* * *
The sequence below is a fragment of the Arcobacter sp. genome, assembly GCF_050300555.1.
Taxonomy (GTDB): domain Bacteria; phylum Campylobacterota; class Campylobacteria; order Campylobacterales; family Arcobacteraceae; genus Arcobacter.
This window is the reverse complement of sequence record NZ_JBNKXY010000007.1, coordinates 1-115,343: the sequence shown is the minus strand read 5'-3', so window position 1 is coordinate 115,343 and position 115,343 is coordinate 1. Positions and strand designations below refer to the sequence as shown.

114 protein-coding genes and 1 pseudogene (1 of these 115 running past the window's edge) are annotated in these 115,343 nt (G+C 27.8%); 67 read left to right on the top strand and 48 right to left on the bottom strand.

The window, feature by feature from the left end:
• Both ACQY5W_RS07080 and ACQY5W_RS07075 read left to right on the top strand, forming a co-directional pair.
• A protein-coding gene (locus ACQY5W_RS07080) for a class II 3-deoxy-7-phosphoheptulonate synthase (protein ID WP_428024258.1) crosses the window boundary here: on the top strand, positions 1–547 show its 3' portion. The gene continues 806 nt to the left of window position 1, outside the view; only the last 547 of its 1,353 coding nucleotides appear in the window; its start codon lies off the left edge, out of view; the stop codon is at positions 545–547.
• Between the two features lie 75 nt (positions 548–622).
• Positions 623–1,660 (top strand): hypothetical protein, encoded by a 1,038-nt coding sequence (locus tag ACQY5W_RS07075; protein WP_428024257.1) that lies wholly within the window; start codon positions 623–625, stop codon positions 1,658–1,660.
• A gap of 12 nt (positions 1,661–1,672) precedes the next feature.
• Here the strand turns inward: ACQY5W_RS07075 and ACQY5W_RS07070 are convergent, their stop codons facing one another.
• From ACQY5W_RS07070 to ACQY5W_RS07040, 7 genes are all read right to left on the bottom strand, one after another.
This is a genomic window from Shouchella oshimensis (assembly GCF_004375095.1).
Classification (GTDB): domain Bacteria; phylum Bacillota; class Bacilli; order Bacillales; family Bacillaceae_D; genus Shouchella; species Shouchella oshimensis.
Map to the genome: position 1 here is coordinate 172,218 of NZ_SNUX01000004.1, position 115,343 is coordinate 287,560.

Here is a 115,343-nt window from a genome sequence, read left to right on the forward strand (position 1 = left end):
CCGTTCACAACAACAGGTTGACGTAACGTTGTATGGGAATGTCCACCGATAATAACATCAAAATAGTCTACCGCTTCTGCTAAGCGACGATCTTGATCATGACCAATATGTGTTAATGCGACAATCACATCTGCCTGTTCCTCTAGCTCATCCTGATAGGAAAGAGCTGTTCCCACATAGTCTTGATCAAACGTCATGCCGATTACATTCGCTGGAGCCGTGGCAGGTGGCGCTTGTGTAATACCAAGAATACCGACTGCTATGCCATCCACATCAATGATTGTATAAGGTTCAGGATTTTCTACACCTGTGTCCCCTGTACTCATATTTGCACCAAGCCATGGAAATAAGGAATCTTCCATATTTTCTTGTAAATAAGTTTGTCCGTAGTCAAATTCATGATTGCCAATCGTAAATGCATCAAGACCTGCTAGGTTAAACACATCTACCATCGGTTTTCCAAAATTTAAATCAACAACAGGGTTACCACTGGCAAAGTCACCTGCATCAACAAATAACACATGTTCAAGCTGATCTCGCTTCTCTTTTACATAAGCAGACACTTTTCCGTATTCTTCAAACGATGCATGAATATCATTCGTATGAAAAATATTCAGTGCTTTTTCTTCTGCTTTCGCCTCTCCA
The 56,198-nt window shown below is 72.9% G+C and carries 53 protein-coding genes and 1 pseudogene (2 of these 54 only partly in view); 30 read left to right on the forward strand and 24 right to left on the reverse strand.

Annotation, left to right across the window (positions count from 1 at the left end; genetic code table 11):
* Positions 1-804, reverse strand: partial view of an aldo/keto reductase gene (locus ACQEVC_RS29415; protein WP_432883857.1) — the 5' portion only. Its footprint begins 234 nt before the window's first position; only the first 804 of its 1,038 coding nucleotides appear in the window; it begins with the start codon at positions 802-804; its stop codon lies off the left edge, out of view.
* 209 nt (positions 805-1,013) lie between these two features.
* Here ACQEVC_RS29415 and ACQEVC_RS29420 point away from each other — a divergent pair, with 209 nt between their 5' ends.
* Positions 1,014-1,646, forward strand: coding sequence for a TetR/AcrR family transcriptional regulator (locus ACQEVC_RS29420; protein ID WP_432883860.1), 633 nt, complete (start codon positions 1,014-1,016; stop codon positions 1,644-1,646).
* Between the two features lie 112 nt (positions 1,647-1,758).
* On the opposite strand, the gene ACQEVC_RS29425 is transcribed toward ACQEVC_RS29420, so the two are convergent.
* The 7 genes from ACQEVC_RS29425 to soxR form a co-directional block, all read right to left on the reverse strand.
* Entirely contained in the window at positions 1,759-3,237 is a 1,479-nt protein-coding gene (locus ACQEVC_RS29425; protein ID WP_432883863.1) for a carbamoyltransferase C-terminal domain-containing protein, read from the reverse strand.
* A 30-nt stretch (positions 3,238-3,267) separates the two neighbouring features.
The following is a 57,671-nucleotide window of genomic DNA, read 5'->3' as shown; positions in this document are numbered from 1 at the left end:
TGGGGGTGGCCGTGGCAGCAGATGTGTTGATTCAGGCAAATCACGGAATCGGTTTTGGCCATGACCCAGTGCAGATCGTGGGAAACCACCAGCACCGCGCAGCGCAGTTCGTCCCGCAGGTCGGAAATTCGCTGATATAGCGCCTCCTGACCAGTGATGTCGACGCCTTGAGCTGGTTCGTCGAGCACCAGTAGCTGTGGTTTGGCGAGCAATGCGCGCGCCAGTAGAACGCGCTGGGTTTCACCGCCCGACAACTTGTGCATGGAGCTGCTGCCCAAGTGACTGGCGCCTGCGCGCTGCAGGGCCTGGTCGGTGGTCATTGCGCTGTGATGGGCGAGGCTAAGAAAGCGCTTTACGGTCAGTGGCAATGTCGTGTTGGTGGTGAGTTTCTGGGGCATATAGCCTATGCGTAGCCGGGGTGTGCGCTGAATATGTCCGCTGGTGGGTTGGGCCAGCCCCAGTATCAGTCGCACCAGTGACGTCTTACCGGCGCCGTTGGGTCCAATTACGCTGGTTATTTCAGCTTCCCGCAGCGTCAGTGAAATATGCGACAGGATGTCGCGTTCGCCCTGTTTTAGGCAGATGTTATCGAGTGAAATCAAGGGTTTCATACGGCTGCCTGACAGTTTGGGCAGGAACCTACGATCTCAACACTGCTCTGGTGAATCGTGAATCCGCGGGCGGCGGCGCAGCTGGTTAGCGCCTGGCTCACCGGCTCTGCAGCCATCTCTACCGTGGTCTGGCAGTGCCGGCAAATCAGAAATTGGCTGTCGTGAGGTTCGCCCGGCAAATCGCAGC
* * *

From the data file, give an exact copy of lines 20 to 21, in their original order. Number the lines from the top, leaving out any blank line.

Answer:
* Positions 1-804, reverse strand: partial view of an aldo/keto reductase gene (locus ACQEVC_RS29415; protein WP_432883857.1) — the 5' portion only. Its footprint begins 234 nt before the window's first position; only the first 804 of its 1,038 coding nucleotides appear in the window; it begins with the start codon at positions 802-804; its stop codon lies off the left edge, out of view.
* 209 nt (positions 805-1,013) lie between these two features.